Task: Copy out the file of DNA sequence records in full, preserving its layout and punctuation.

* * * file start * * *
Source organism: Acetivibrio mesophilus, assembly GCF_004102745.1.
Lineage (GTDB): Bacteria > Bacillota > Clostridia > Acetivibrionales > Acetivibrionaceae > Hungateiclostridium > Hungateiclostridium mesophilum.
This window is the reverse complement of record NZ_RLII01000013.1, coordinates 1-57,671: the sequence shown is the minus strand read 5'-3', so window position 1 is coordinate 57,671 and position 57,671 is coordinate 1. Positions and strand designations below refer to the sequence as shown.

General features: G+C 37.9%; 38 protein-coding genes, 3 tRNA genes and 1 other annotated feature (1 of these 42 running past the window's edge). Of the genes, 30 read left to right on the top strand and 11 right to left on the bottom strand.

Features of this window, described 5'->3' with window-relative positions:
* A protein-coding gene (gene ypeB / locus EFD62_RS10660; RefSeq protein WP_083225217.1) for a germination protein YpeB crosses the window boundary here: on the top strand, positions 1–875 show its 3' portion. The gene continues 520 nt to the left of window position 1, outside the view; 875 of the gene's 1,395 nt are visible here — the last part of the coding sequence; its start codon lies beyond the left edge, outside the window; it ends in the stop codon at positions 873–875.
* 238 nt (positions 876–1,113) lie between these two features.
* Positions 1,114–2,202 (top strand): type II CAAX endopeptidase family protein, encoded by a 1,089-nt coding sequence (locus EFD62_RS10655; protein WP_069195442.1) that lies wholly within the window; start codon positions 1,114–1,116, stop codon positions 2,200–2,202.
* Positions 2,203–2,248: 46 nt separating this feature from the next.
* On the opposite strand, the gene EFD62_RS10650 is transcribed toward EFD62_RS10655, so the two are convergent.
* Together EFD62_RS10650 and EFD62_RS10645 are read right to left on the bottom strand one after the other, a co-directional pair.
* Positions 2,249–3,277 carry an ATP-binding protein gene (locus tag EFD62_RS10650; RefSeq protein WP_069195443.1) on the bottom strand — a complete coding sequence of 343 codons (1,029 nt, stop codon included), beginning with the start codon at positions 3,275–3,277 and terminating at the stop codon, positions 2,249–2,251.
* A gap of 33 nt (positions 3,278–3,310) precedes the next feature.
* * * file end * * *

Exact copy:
Source organism: Acetivibrio mesophilus, assembly GCF_004102745.1.
Lineage (GTDB): Bacteria > Bacillota > Clostridia > Acetivibrionales > Acetivibrionaceae > Hungateiclostridium > Hungateiclostridium mesophilum.
This window is the reverse complement of record NZ_RLII01000013.1, coordinates 1-57,671: the sequence shown is the minus strand read 5'-3', so window position 1 is coordinate 57,671 and position 57,671 is coordinate 1. Positions and strand designations below refer to the sequence as shown.

General features: G+C 37.9%; 38 protein-coding genes, 3 tRNA genes and 1 other annotated feature (1 of these 42 running past the window's edge). Of the genes, 30 read left to right on the top strand and 11 right to left on the bottom strand.

Features of this window, described 5'->3' with window-relative positions:
* A protein-coding gene (gene ypeB / locus EFD62_RS10660; RefSeq protein WP_083225217.1) for a germination protein YpeB crosses the window boundary here: on the top strand, positions 1–875 show its 3' portion. The gene continues 520 nt to the left of window position 1, outside the view; 875 of the gene's 1,395 nt are visible here — the last part of the coding sequence; its start codon lies beyond the left edge, outside the window; it ends in the stop codon at positions 873–875.
* 238 nt (positions 876–1,113) lie between these two features.
* Positions 1,114–2,202 (top strand): type II CAAX endopeptidase family protein, encoded by a 1,089-nt coding sequence (locus EFD62_RS10655; protein WP_069195442.1) that lies wholly within the window; start codon positions 1,114–1,116, stop codon positions 2,200–2,202.
* Positions 2,203–2,248: 46 nt separating this feature from the next.
* On the opposite strand, the gene EFD62_RS10650 is transcribed toward EFD62_RS10655, so the two are convergent.
* Together EFD62_RS10650 and EFD62_RS10645 are read right to left on the bottom strand one after the other, a co-directional pair.
* Positions 2,249–3,277 carry an ATP-binding protein gene (locus tag EFD62_RS10650; RefSeq protein WP_069195443.1) on the bottom strand — a complete coding sequence of 343 codons (1,029 nt, stop codon included), beginning with the start codon at positions 3,275–3,277 and terminating at the stop codon, positions 2,249–2,251.
* A gap of 33 nt (positions 3,278–3,310) precedes the next feature.